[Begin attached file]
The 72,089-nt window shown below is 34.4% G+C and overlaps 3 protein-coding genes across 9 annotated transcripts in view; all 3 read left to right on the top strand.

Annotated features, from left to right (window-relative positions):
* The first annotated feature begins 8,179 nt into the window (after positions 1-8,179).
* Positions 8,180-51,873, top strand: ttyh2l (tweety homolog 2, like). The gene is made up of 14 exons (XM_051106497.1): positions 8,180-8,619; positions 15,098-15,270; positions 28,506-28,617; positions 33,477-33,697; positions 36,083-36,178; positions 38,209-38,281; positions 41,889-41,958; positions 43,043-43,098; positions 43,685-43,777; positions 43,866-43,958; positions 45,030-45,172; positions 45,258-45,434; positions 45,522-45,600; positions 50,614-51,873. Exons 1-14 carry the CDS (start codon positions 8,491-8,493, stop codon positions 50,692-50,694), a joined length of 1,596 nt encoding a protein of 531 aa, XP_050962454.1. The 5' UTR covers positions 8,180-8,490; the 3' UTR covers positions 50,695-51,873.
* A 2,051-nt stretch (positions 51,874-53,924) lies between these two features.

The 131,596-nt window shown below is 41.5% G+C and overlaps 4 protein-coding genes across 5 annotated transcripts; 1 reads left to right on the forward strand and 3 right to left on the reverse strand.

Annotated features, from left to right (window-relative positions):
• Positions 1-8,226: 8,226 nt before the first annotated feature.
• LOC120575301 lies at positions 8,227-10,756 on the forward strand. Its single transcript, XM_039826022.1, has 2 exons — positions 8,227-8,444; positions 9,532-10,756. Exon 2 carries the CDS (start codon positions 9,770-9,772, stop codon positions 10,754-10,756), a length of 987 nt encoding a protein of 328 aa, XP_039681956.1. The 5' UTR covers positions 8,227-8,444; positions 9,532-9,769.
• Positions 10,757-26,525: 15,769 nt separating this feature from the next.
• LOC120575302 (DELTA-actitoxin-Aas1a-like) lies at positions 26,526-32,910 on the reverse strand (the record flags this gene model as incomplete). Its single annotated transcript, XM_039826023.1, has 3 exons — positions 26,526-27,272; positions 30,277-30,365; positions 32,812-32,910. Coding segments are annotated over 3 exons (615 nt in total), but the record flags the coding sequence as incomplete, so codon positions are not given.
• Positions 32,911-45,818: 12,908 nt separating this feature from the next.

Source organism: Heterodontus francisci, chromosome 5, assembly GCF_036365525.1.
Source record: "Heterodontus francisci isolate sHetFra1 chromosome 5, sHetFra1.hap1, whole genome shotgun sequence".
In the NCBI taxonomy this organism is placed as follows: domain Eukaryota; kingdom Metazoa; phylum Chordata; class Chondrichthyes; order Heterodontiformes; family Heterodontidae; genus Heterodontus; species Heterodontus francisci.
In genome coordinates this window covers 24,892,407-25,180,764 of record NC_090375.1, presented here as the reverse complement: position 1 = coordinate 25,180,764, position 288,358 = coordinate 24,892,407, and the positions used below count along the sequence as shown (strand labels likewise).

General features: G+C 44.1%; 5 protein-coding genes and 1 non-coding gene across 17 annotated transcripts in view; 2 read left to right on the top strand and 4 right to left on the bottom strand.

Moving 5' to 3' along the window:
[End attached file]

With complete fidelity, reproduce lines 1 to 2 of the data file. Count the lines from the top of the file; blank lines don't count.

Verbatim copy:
The 72,089-nt window shown below is 34.4% G+C and overlaps 3 protein-coding genes across 9 annotated transcripts in view; all 3 read left to right on the top strand.

Annotated features, from left to right (window-relative positions):